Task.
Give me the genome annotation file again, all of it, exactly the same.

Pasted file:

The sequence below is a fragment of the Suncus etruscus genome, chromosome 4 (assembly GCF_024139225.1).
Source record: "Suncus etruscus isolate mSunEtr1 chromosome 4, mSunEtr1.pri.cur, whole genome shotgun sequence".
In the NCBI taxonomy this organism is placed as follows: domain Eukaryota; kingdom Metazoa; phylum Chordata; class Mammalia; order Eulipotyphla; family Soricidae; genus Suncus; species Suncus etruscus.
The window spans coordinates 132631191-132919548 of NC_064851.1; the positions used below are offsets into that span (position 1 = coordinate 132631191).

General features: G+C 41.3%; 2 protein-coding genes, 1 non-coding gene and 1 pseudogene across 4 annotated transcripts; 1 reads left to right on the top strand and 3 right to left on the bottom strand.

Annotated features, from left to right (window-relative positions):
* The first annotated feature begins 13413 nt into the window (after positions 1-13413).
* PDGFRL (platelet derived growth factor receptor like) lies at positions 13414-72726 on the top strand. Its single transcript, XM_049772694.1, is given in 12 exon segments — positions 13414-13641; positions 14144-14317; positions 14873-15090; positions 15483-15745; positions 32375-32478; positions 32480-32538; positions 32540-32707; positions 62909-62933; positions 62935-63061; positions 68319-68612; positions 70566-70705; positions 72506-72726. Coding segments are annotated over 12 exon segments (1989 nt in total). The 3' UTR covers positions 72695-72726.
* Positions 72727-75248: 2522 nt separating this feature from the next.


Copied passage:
The sequence below is a fragment of the Suncus etruscus genome, chromosome 4 (assembly GCF_024139225.1).
Source record: "Suncus etruscus isolate mSunEtr1 chromosome 4, mSunEtr1.pri.cur, whole genome shotgun sequence".
In the NCBI taxonomy this organism is placed as follows: domain Eukaryota; kingdom Metazoa; phylum Chordata; class Mammalia; order Eulipotyphla; family Soricidae; genus Suncus; species Suncus etruscus.
The window spans coordinates 132631191-132919548 of NC_064851.1; the positions used below are offsets into that span (position 1 = coordinate 132631191).

General features: G+C 41.3%; 2 protein-coding genes, 1 non-coding gene and 1 pseudogene across 4 annotated transcripts; 1 reads left to right on the top strand and 3 right to left on the bottom strand.

Annotated features, from left to right (window-relative positions):
* The first annotated feature begins 13413 nt into the window (after positions 1-13413).
* PDGFRL (platelet derived growth factor receptor like) lies at positions 13414-72726 on the top strand. Its single transcript, XM_049772694.1, is given in 12 exon segments — positions 13414-13641; positions 14144-14317; positions 14873-15090; positions 15483-15745; positions 32375-32478; positions 32480-32538; positions 32540-32707; positions 62909-62933; positions 62935-63061; positions 68319-68612; positions 70566-70705; positions 72506-72726. Coding segments are annotated over 12 exon segments (1989 nt in total). The 3' UTR covers positions 72695-72726.
* Positions 72727-75248: 2522 nt separating this feature from the next.